Waking Life is an animated feature film released in 2002, directed by Richard Linklater, the guy who brought us Dazed and Confused and Slacker. This movie is a must-see for anyone interested in dreams, consciousness and how our visionary states play out in modern life.
Like Linklater’s previous works, Waking Life is a film constructed of moments in time, depending more on the viewer’s fascination with the characters’ worldviews rather than a exciting plot sequence. But Waking Life is radically different than his earlier projects, and not just because it’s animated. What makes this film so unusual is the deep philosophical waters it explores as the protagonist (Dazed and Confused‘s Wiley Wiggins), tries to figure out what has happened to him after being hit by a car in the first scene.
The movie can be summed up with this question: Are we sleep-walking through our waking state or wake-walking through our dreams?“
As Wiley goes about his day – which Slacker-style, seems to consist of bumping into strange and talkative people in an American suburban environment –- we are treated to a shifting display of “reality” as Wiley’s consciousness changes moment to moment. Sometimes he’s clear and the animation becomes gritty, laying bare the filmed scene underneath. And other times, the world is a bubbling cauldron of sense impressions that are more dream-like than anything else.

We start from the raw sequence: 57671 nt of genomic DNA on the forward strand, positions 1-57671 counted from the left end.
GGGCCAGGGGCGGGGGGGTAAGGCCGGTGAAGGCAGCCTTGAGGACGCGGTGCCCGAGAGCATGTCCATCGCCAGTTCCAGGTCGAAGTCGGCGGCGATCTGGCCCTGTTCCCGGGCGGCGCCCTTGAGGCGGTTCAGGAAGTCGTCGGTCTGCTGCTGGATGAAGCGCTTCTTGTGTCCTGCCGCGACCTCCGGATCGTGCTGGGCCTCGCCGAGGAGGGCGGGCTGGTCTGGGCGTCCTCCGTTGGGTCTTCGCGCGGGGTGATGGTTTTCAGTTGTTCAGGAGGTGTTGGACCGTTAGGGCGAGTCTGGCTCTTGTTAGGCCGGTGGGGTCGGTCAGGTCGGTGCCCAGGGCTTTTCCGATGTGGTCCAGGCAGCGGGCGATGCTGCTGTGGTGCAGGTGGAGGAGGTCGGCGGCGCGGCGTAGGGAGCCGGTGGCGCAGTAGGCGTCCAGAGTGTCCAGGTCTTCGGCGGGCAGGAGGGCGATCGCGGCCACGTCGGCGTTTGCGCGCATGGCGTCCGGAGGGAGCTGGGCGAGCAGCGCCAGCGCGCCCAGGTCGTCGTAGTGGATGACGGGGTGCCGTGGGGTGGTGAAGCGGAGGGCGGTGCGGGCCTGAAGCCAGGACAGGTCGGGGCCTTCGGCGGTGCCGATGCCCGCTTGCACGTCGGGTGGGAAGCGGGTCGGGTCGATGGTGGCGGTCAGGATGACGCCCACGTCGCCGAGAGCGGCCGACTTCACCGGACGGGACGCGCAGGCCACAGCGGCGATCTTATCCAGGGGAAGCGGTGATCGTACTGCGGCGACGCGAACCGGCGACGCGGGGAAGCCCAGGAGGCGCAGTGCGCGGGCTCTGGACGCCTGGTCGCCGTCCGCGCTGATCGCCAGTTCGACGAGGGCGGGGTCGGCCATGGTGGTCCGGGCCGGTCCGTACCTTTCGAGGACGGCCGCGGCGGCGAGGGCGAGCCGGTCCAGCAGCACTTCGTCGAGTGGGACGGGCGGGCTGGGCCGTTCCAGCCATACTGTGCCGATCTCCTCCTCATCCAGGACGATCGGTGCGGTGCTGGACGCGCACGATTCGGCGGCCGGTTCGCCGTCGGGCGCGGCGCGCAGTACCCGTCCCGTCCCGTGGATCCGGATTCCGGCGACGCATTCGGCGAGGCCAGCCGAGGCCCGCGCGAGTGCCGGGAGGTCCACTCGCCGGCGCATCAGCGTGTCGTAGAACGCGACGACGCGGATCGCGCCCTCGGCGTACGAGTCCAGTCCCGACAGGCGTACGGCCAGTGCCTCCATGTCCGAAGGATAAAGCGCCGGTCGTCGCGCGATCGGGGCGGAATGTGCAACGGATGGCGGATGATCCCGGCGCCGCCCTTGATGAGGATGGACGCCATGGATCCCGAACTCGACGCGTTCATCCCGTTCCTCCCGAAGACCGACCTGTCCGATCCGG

Which is precisely why you should check this movie out if you are into dream studies, and especially movies about dreams. Although the philosophical themes in Waking Life range from “the telescopic nature of evolution” to the existential bummer of modern life (yes, this movie is very “talky” in the tradition of Woody Allen but without the New York anxiety), behind the talk is a meditation on the dream-like qualities of waking life.
How lucid are we anyways?
Because we’re really not as lucid in our waking life as we like to think we are. We are often eclipsed by thought habits and emotional clouds that are almost as old as our bodies, and we co-create the world we are accustomed to being in. As Paul Simon says in the Boxer, “A man hears what he wants to hear and disregards the rest. Lie-da-lie.” But of course we are granted moments of lucidity – those sudden opportunities to break out of our everyday thought addictions – and it is precisely these “aha” moments that Linklater is stalking through his character Wiley.
The film also offers up a fairly base depiction of lucid dreaming as it is most often marketed as in the commercial media. A portly trickster figure tells Wiley how, through “waking up” in his dreams, he can have “so much damn fun.” He leans in and leers, “you can have all the sex you want.” I laughed so hard the first time I saw this, as here is the cultural zeitgeist of lucid dreaming that I am trying my darnest to dispell.
But this character is balanced by other characters who show him how lucidity can be turned, like a mirror, towards deeper questions without losing the exuberance of living passionately.
It’s a beautiful film, in short, even though the dialogue can get tiresome at times. Still, Waking Life is one of the best meditations I’ve seen yet on how our consciousness and our mortality are all tied up in a double helix. I own it on VHS (remember those?) but the DVD includes a short film as well. This movie is a must-have for the dream film collector.
Waking Life can be found at most video rental stores and the occasional switched-on public library. To add it to your collection, it retails for less than $10 on amazon.